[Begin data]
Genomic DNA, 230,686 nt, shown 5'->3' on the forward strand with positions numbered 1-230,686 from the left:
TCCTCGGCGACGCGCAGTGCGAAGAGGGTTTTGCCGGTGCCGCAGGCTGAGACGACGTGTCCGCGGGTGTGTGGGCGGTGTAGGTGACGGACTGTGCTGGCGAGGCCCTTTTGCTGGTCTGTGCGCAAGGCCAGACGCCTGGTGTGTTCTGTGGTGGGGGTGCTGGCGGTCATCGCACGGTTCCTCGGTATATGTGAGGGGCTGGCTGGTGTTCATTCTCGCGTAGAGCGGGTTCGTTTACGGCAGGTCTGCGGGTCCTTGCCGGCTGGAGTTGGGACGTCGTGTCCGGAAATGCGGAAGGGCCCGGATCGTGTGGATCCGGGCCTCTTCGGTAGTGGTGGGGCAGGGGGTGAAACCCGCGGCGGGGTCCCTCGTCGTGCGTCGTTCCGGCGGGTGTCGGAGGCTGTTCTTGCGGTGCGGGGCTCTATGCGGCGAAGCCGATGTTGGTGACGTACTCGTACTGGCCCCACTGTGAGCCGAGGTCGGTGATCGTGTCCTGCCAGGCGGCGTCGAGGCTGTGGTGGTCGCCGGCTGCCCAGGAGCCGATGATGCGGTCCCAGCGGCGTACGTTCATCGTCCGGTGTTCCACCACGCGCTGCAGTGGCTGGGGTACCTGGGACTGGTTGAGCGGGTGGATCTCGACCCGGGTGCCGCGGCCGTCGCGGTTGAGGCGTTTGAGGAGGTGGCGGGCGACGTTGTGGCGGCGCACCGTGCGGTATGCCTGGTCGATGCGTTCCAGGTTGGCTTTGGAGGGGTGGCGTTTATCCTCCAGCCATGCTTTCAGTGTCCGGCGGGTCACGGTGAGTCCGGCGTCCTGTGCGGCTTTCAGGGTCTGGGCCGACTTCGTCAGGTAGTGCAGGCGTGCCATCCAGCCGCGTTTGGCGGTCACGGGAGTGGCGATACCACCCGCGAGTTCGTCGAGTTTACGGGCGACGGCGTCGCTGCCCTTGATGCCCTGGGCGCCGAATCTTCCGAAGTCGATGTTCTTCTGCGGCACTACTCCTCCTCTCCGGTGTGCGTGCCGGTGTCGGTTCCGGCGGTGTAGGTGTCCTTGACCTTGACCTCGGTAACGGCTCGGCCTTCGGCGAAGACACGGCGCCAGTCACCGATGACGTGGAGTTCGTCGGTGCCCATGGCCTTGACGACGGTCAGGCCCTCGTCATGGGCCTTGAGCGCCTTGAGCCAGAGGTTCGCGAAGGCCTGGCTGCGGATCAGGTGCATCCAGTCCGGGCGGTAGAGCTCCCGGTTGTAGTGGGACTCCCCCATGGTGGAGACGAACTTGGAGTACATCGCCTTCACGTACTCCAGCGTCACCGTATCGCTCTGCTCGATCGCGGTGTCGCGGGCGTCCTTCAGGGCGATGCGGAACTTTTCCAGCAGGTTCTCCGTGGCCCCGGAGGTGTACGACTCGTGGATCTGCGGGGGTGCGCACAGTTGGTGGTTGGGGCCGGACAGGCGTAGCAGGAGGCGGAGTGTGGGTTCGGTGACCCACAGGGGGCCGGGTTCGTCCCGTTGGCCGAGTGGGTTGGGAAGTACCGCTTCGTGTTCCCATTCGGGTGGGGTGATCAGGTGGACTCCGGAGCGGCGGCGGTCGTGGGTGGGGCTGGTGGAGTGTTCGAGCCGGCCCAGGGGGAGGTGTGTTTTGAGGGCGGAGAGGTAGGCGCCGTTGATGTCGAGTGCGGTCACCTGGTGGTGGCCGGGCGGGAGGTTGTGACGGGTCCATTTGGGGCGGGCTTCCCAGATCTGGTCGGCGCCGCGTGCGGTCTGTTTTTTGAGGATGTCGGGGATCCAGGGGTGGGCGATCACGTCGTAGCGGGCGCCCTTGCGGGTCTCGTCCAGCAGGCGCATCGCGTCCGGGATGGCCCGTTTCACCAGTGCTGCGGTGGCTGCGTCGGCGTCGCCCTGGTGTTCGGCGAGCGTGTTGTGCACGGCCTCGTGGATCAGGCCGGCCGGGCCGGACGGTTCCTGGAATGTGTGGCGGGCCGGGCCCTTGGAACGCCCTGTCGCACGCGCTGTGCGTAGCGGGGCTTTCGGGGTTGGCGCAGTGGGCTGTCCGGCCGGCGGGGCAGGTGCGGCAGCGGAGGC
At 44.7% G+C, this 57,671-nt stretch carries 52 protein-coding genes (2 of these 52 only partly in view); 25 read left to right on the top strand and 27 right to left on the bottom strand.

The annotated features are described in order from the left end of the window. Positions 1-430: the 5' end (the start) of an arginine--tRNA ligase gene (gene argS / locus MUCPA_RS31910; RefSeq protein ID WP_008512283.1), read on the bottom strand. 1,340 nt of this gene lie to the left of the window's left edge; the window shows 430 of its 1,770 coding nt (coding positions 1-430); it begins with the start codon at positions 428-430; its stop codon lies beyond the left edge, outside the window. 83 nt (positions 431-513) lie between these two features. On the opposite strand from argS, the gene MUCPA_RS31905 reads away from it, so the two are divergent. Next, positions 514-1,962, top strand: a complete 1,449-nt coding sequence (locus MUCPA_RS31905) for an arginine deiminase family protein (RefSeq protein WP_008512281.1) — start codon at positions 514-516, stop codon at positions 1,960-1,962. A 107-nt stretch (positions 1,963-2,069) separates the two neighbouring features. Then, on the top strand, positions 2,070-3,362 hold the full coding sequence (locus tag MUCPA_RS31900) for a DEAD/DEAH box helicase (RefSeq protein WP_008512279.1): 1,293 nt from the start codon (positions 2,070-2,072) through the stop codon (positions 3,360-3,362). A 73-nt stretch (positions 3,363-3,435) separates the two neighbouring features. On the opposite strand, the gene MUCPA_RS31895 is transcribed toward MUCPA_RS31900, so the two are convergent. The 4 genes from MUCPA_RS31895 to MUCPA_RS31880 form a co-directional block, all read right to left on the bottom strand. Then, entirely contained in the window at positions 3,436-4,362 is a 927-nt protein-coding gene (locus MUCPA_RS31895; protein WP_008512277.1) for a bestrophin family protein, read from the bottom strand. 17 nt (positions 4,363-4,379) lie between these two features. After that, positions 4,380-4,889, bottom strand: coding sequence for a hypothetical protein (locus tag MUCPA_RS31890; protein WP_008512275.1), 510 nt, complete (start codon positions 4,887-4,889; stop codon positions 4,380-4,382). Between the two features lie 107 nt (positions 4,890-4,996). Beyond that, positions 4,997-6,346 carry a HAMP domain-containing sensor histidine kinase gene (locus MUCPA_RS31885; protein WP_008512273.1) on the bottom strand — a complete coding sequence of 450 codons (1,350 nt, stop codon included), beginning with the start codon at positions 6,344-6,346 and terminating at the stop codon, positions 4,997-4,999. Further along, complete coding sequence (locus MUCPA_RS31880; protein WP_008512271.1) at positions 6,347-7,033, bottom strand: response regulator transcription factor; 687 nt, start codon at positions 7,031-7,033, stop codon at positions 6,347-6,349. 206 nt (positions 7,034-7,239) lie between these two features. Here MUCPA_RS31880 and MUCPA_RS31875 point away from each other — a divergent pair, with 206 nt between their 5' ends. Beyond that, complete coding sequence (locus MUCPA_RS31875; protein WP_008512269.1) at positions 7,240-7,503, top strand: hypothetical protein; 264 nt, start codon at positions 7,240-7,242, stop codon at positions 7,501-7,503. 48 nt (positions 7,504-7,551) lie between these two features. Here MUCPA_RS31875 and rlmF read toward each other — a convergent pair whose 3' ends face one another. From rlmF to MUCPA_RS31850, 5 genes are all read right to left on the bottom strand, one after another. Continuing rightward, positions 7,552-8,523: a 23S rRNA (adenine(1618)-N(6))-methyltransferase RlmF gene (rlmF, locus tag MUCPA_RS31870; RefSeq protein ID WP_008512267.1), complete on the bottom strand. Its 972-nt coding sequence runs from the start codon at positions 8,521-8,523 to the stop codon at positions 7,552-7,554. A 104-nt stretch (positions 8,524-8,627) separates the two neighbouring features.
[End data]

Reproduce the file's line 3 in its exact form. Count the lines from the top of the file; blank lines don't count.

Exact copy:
At 44.7% G+C, this 57,671-nt stretch carries 52 protein-coding genes (2 of these 52 only partly in view); 25 read left to right on the top strand and 27 right to left on the bottom strand.